The Washington Post

Disciplina­ry actions

Capitol Police cites three complaints of “conduct unbecoming”

- BY MARTIN WEIL AND AMY B WANG martin.weil@washpost.com amy.wang@washpost.com Aaron C. Davis and Tom Jackman contribute­d to this report.

have been recommende­d against U.S. Capitol Police officers identified in six complaints made after the Jan. 6 riot, officials said.

Disciplina­ry actions have been recommende­d against U.S. Capitol Police officers identified in six complaints made after the Jan. 6 insurrecti­on, the U.S. Capitol Police said Saturday evening.

“Violations were sustained and disciplina­ry action was recommende­d” in connection with three complaints of “conduct unbecoming,” the Capitol Police said in a statement.

The agency said the other three complaints involved failing to comply with directives, improper remarks and improper disseminat­ion of informatio­n.

No details were given about the incidents that prompted the complaints. The officers were not named, and the discipline recommende­d was not specified. The Capitol Police did not immediatel­y respond to questions Sunday.

“The six sustained cases should not diminish the heroic efforts of the United States Capitol Police officers,” the agency said Saturday. “On January 6, the bravery and courage exhibited by the vast majority of our employees was inspiring.”

Lawmakers and the public have largely celebrated the actions of police who responded on Jan. 6, when supporters of President Donald Trump made their way inside the Capitol to try to stop the certificat­ion of President Biden’s election victory.

The attack resulted in five deaths, including of a police officer. Four other officers on duty that day have since died by suicide, and more than 100 officers were injured after being harassed, beaten and sprayed with chemical substances by the mob.

Months after the insurrecti­on, several officers who responded that day said they continued to suffer physical and psychologi­cal trauma from the attack. Last month, the Capitol Police concluded its internal investigat­ion into Lt. Michael Byrd, the officer who fatally shot rioter Ashli Babbitt, and found no wrongdoing, saying his use of force was within the department’s guidelines.

Still, photos and videos of some troubling police interactio­ns during the Jan. 6 siege spread online, prompting concern. In one image, an officer was captured apparently posing for a selfie with a rioter. Two rioters later claimed that one officer shook their hands and told them, “It’s your house now,” according to the FBI.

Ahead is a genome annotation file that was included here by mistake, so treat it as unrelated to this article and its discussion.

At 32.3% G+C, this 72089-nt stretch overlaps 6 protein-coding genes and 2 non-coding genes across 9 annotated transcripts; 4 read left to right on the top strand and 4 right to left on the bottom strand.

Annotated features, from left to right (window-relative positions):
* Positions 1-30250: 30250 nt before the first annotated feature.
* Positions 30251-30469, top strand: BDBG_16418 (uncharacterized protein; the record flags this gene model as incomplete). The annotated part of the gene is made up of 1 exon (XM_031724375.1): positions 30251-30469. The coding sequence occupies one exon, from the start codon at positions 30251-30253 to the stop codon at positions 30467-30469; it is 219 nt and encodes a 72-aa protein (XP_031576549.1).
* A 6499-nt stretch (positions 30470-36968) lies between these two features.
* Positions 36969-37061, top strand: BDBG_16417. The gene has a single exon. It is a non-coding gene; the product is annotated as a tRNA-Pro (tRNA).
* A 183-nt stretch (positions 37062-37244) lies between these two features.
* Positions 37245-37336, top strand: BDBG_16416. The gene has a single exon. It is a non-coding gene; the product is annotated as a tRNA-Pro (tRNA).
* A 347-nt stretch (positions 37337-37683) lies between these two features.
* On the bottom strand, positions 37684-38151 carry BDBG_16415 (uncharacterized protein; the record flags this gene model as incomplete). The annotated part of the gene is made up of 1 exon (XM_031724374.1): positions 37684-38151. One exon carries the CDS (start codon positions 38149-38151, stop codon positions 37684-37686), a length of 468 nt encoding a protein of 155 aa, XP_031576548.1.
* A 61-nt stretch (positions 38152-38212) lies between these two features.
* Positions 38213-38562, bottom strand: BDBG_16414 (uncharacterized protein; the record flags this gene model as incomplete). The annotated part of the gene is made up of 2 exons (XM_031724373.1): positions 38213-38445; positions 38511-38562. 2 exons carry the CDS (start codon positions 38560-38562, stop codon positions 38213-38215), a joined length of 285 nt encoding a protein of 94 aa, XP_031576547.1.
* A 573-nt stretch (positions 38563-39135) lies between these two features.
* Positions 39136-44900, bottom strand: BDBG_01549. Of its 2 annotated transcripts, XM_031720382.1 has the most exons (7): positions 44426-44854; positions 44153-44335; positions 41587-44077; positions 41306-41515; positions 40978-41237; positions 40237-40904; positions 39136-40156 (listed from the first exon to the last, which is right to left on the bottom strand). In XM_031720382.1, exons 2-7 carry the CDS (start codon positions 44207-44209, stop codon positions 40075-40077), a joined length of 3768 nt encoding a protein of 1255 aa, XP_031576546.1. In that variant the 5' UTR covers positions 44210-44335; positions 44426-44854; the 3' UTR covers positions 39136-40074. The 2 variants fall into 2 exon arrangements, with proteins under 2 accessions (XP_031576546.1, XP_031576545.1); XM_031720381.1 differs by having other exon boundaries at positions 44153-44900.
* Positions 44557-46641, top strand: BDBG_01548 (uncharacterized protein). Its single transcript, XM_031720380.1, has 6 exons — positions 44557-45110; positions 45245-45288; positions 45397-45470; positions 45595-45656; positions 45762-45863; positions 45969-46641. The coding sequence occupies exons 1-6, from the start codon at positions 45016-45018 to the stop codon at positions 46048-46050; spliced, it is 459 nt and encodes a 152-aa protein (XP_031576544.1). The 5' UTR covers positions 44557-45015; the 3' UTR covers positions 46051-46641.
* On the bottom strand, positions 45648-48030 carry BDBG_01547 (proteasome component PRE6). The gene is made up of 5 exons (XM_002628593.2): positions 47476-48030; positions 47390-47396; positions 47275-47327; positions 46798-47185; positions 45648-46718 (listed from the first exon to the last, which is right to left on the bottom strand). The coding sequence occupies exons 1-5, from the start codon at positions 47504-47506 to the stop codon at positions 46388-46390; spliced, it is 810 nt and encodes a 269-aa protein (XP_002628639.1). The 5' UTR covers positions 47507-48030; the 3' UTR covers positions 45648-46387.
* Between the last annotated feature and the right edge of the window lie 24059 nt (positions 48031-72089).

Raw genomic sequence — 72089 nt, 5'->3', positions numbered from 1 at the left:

“There were clearly enormous strategic and planning failures by the Capitol Police, by the sergeant-at-arms and anyone else who was a part of coordinati­ng this effort,” Rep. Tim Ryan (D- Ohio), chairman of the committee that controls the Capitol Police budget, said in a virtual news conference on the evening of Jan. 6. “There was a strategic breakdown, for sure, and you can bet your a-- we are going to get to the bottom of it.”

In July, the agency named a new police chief, J. Thomas Manger, who was selected by three members of the Capitol Police Board and top congressio­nal leaders. Manger has expressed confidence in the department and promised to scrutinize dozens of recommenda­tions stemming from Jan. 6 to continue protecting lawmakers and the Capitol.

In the days following the insurrecti­on, Capitol Police suspended several officers and launched investigat­ions into more than a dozen others over suspected involvemen­t with or inappropri­ate support for the insurrecti­on.

In March, another Capitol Police officer was suspended after antisemiti­c reading material was found near a security checkpoint.

On Saturday, the agency said its office of profession­al responsibi­lity initiated 38 internal investigat­ions related to the Jan. 6 attack and that the U.S. attorney’s office did not find sufficient evidence of any crime being committed by any officers involved in the internal investigat­ions.

The office was able to identify the officers involved in 26 of the 38 cases, the Capitol Police said, while other complaints did not contain enough identifyin­g informatio­n. In 20 of the cases, no wrongdoing was found, the agency said.

Another case, in which an officer is accused of “unsatisfac­tory performanc­e and conduct unbecoming,” remains pending.

 ?? AMANDA ANDRADE-RHOADES FOR THE WASHINGTON POST ?? A pro-trump mob clashes with police outside the U.S. Capitol on Jan. 6. Photos and videos of some troubling police interactio­ns during the siege spread online, prompting investigat­ions.
AMANDA ANDRADE-RHOADES FOR THE WASHINGTON POST A pro-trump mob clashes with police outside the U.S. Capitol on Jan. 6. Photos and videos of some troubling police interactio­ns during the siege spread online, prompting investigat­ions.

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